• They have several advantages over other bike types, as they allow you to focus on steering and coordination skills while keeping you as safe as possible as you train to ride a two wheel bicycle. The sizes vary enough that kids from two years old and up can get on and learn quickly, while even a lot of tricycles have a 3 to 4 year age minimum on them. When you are old enough you are able to transfer directly to a pedal bike with no need for training wheels and none of the scary problems that make starting on a pedal bike so dangerous. These bikes are great on and off pavement, so if you want to start out on the lawn, you can do it. If you have a fun dirt trail nearby, it will run just as well. Pretty much anywhere you can run, you can use these bikes. The biggest advantage is honestly getting outside and getting some fresh air and exercise.

  • They vary in cost based on several factors, from inexpensive lightweight wooden models to the more expensive metal and composite models, there is a price point to suit any needs. Basically the wooden models tend to be the least expensive, some having been made only to last one to two years, and their price point reflects it. Some of the composites though can last a lifetime if given proper care and maintenance, these ones tend to be the highest price range, and there are mixtures and variations all the way through.

  • A child’s height doesn’t matter quite as much as their inseam when it comes to sizing. The minimum seat height of the bike should be between 1 and 1.5” below the child’s inseam, with their feet planted flat on the ground. Any higher and they will be on tip-toe and it will affect their coordination dramatically. As the minimum seat height starts at 10” a child with an 11” inseam would be pretty small already. The largest models that are normally on the market run up to 26.5” in height, which would be about as high as an average adult would need to ride. Truthfully, it covers pretty much everyone and if you cannot find one to suit, there are custom options available.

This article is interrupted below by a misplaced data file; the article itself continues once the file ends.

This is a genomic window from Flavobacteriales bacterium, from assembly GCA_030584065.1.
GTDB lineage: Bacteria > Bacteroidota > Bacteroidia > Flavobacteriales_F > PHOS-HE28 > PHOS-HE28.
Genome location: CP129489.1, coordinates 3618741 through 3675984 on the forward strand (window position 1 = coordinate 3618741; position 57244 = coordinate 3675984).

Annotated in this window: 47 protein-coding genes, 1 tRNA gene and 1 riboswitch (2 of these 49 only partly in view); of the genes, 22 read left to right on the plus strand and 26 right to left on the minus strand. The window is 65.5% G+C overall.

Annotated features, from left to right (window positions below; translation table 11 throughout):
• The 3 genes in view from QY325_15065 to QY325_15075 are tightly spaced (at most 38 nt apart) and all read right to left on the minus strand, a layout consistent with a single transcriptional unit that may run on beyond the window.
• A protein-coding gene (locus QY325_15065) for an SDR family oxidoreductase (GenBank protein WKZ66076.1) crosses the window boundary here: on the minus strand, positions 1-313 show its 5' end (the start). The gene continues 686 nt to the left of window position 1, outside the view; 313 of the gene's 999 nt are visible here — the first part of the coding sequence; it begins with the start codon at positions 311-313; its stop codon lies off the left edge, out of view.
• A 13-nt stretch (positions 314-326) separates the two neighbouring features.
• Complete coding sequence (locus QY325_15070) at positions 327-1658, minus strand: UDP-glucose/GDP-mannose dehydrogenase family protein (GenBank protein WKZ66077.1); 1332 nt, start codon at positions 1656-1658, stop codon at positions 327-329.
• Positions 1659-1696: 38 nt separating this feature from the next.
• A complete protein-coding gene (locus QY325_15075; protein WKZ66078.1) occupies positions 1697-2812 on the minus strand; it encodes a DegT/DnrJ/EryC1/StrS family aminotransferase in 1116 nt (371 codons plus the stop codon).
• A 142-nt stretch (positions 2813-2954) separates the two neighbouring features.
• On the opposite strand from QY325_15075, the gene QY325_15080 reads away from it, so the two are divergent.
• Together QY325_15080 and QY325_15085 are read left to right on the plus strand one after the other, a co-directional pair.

• Each bike has its own maximum weight. While wooden models have the lightest maximum load, several of the standard metal and composite models can handle over 100 lbs. There are custom options available if needed that can bring that even higher. Make sure to check the weight restrictions before you try one just to be safe, and if in doubt contact us and ask.

  • A Balance Bike is an innovative new bicycle that is designed to help children learn how to balance and steer a bike before ever having to worry about pedals and brakes. It has no pedals and by simply pushing their feet on the ground, children can propel themselves forward avoiding the “Pat yourself on the head, while rubbing your tummy” frustration that a child tends to get when being focused on more than one thing at a time. There are no stabilizers or training wheels. With no pedals to get between your children’s feet and the ground there really is no need for any special add-ons, they simply balance with their feet. The other big difference is there are no brakes. As the child is using their feet for propulsion, they are also using their feet for braking. As the child is usually walking or running to move it forward, stopping is as simple as standing still.